Friday, December 28, 2012

Aargh! The Ordeal of Too Much Math Homework!

The poor college student above is overwhelmed! The math is too difficult! Who would have believed that  a teacher- to -be has to become immersed in Abstract Algebra, Geometry and Linear Algebra? It's too much!  Now, "Phoebe" needs your help! The 3rd year Education major is stuck on an Abstract Algebra problem.

Let's peek in on her preliminary reading and see what the problem is:

Let (G, o) and (H, o) be groups. Then a homomorphism of (G, o) into (H, o) is a map of the sets G and H which has the following property:  f(x o y) = f(x) o f(y)


(G, o) = (R1 +)

(H, o) = (R*, ·)

Take f = the exponential function, so f(x) = exp (x), f(y) = exp(y)

Then: f(x + y) = exp(x + y) = exp(x) exp(y) = f(x) f(y)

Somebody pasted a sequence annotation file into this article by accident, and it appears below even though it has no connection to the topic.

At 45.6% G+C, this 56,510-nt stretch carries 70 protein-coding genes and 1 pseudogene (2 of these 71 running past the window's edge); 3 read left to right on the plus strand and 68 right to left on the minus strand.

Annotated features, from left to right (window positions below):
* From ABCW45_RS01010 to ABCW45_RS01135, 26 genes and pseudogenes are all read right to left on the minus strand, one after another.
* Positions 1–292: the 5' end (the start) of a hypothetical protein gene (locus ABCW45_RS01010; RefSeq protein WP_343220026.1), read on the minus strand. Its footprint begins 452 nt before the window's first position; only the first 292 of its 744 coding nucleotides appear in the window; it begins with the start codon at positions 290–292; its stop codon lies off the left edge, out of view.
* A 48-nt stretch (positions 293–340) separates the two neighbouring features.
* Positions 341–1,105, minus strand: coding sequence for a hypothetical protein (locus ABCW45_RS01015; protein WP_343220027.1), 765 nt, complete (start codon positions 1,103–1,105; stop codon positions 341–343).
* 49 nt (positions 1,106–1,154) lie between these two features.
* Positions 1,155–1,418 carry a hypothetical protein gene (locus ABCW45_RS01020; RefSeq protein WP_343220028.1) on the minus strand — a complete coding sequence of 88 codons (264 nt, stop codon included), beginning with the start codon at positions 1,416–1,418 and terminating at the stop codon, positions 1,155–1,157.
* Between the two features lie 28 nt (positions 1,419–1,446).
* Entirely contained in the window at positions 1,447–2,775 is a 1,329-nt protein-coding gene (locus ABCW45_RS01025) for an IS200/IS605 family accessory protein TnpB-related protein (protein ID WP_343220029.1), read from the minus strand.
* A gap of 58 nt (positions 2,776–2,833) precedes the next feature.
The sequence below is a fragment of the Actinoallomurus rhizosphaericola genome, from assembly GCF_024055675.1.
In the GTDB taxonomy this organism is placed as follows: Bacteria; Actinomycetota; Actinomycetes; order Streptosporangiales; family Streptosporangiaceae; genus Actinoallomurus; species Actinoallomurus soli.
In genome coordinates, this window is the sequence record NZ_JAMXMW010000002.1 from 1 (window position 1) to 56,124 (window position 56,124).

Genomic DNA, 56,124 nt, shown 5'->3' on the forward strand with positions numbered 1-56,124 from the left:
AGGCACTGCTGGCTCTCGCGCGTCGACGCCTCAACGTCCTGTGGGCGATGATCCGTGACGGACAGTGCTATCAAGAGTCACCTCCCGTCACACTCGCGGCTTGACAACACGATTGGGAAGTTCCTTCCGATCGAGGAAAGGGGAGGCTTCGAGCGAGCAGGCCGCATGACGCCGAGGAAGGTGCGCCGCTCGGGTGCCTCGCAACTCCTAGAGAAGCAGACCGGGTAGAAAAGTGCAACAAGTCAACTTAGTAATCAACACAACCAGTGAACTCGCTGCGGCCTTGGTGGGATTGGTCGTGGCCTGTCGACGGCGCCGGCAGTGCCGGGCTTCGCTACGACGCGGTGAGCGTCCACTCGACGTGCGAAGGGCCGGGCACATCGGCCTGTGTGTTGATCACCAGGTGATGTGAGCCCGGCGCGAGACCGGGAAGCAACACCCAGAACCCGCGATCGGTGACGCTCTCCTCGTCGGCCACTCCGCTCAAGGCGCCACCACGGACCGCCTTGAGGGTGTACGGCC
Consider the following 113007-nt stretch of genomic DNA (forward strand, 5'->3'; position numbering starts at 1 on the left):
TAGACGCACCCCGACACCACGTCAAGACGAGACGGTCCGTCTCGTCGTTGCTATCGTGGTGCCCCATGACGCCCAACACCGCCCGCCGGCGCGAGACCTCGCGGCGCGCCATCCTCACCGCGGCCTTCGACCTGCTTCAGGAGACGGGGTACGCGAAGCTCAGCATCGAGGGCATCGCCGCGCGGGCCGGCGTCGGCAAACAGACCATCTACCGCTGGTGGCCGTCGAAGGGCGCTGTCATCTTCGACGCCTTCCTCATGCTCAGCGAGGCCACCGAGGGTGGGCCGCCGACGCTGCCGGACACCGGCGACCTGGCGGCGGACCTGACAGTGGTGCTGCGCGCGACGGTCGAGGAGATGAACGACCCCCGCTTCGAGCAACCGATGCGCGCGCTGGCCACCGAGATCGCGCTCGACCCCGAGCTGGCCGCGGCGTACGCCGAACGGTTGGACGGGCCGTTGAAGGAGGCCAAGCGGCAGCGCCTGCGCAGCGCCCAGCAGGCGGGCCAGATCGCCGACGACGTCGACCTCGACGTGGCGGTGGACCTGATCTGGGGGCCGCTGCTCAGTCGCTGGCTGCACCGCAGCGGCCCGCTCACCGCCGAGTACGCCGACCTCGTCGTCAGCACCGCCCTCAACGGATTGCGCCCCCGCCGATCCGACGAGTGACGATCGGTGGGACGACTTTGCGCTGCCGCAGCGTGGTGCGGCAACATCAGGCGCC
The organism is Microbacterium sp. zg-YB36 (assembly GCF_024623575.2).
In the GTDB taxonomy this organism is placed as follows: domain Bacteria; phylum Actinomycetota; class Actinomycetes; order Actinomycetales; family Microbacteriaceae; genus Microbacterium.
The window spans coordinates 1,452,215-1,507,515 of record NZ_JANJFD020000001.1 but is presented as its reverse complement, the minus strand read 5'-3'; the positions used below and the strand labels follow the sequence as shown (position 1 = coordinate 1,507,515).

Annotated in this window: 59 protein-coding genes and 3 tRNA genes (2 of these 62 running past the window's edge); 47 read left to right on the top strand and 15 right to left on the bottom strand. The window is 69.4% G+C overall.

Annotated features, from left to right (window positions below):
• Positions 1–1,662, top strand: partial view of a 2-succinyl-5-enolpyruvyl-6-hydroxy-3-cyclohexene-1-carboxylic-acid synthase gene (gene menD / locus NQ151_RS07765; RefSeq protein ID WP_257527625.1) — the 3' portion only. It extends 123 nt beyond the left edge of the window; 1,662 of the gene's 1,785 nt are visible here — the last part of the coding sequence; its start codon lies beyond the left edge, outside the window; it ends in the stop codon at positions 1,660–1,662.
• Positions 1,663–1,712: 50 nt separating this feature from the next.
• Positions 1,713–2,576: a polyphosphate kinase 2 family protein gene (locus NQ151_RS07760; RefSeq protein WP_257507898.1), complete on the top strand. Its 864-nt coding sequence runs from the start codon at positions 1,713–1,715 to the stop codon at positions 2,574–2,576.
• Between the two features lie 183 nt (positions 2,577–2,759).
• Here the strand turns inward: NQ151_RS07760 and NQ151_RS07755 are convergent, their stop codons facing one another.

H = R* = {x Î R: x  not equal 0}

And: exp R -> R* so exp(x + y) = exp(x) exp(y)

Def.: Isomorphism: An isomorphism of G onto H [(G, o), (H, o)] is a bijective homomorphism.

Example: H = P = {x Î R: x > 0}         (P, x)

Let G = (0, 1, 2, 3) for the operation (o) which is addition in Z4

Let H = (2, 4, 6, 8) for the operation (o) which is multiplication in Z10

Problem: Prepare the respective tables for the isomorphism and give specific examples in terms of the function φ, i.e. show specific mappings.  (Where: φ(x) φ(y) = φ(xy) for example)

Can you help Phoebe out with her homework?

Hint: Check out an earlier blog on isomorphisms:

All proposed solutions welcome as comments!

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